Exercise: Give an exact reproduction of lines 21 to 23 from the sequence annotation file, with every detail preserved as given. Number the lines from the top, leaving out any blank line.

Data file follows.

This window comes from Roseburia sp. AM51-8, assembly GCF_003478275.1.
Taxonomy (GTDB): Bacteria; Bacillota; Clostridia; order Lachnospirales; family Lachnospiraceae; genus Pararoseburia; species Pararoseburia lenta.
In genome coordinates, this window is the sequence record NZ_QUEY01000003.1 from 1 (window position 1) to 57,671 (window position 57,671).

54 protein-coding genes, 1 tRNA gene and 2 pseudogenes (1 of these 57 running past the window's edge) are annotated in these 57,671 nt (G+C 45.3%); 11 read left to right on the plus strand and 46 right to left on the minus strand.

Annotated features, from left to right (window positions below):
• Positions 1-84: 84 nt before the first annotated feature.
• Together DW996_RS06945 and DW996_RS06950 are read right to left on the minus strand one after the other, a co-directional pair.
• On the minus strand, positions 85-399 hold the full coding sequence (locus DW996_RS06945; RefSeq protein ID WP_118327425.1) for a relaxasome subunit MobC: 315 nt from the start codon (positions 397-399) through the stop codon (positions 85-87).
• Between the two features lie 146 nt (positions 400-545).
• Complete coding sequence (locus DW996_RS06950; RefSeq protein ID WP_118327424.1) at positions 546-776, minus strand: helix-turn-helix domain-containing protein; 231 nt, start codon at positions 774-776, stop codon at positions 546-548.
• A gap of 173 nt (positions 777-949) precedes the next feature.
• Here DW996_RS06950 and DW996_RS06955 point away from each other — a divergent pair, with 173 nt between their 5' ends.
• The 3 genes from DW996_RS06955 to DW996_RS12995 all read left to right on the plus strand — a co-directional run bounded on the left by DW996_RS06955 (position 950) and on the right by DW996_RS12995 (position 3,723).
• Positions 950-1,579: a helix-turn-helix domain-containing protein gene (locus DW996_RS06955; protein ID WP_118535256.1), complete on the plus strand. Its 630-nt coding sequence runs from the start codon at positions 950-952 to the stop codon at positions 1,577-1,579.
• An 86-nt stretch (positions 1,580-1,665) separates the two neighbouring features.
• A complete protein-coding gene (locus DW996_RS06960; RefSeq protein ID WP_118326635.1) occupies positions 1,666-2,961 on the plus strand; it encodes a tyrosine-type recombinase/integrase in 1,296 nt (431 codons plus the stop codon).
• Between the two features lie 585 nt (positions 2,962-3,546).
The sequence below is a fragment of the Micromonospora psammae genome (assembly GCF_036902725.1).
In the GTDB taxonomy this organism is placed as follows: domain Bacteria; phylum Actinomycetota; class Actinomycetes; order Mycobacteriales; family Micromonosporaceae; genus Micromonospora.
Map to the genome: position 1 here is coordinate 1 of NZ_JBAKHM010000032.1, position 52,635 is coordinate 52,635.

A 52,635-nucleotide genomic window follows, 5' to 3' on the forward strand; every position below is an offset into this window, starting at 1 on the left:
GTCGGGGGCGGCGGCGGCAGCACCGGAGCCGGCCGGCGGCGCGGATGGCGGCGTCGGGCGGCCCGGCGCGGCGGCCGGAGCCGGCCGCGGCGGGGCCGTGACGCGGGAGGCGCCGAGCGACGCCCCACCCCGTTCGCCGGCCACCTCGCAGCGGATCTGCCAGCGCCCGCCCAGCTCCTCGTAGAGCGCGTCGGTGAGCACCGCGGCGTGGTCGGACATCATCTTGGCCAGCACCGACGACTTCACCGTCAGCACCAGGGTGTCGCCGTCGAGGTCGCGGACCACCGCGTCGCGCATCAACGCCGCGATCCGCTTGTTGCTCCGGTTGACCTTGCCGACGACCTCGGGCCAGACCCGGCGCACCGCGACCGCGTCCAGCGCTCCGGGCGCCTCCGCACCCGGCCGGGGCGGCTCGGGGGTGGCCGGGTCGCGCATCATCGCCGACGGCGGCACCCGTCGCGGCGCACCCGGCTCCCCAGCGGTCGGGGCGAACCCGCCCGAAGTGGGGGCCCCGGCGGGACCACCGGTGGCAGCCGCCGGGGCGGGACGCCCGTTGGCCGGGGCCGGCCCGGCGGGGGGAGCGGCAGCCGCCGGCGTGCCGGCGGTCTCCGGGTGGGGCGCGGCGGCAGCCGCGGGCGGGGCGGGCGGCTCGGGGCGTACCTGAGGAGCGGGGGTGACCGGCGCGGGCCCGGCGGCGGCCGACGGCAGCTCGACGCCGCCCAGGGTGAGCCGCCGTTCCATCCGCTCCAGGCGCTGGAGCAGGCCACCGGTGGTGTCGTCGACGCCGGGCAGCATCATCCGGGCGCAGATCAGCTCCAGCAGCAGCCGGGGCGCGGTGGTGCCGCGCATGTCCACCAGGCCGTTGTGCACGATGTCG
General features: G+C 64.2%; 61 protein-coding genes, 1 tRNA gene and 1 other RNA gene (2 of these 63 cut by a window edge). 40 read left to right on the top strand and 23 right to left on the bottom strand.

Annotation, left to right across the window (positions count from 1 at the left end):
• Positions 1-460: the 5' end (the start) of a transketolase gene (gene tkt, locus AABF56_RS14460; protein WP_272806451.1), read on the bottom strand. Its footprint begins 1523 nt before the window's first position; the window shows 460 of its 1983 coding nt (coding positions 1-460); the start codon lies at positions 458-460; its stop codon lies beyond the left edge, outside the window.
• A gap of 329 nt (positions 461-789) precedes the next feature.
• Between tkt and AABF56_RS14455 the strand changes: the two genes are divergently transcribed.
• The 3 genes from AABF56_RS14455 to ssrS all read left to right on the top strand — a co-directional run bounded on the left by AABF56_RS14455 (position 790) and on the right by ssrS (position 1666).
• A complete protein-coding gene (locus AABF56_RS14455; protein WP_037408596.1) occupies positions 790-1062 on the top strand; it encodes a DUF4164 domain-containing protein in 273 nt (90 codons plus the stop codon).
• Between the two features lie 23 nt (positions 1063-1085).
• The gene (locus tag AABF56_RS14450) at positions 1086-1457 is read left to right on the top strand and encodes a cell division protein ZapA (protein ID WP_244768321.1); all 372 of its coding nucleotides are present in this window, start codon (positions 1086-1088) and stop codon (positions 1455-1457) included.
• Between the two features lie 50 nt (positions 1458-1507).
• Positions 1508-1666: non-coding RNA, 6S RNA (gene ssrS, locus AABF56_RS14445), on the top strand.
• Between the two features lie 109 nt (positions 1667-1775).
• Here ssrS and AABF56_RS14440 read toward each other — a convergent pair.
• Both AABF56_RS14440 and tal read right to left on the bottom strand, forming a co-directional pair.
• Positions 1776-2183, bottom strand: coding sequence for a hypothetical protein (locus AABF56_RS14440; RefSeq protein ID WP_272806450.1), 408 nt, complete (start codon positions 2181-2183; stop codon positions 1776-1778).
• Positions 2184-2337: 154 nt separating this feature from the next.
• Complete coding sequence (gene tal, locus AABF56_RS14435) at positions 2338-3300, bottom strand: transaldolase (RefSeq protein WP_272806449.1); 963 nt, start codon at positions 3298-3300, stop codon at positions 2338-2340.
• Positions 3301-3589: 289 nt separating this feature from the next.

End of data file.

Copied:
A 52,635-nucleotide genomic window follows, 5' to 3' on the forward strand; every position below is an offset into this window, starting at 1 on the left:
GTCGGGGGCGGCGGCGGCAGCACCGGAGCCGGCCGGCGGCGCGGATGGCGGCGTCGGGCGGCCCGGCGCGGCGGCCGGAGCCGGCCGCGGCGGGGCCGTGACGCGGGAGGCGCCGAGCGACGCCCCACCCCGTTCGCCGGCCACCTCGCAGCGGATCTGCCAGCGCCCGCCCAGCTCCTCGTAGAGCGCGTCGGTGAGCACCGCGGCGTGGTCGGACATCATCTTGGCCAGCACCGACGACTTCACCGTCAGCACCAGGGTGTCGCCGTCGAGGTCGCGGACCACCGCGTCGCGCATCAACGCCGCGATCCGCTTGTTGCTCCGGTTGACCTTGCCGACGACCTCGGGCCAGACCCGGCGCACCGCGACCGCGTCCAGCGCTCCGGGCGCCTCCGCACCCGGCCGGGGCGGCTCGGGGGTGGCCGGGTCGCGCATCATCGCCGACGGCGGCACCCGTCGCGGCGCACCCGGCTCCCCAGCGGTCGGGGCGAACCCGCCCGAAGTGGGGGCCCCGGCGGGACCACCGGTGGCAGCCGCCGGGGCGGGACGCCCGTTGGCCGGGGCCGGCCCGGCGGGGGGAGCGGCAGCCGCCGGCGTGCCGGCGGTCTCCGGGTGGGGCGCGGCGGCAGCCGCGGGCGGGGCGGGCGGCTCGGGGCGTACCTGAGGAGCGGGGGTGACCGGCGCGGGCCCGGCGGCGGCCGACGGCAGCTCGACGCCGCCCAGGGTGAGCCGCCGTTCCATCCGCTCCAGGCGCTGGAGCAGGCCACCGGTGGTGTCGTCGACGCCGGGCAGCATCATCCGGGCGCAGATCAGCTCCAGCAGCAGCCGGGGCGCGGTGGTGCCGCGCATGTCCACCAGGCCGTTGTGCACGATGTCG
General features: G+C 64.2%; 61 protein-coding genes, 1 tRNA gene and 1 other RNA gene (2 of these 63 cut by a window edge). 40 read left to right on the top strand and 23 right to left on the bottom strand.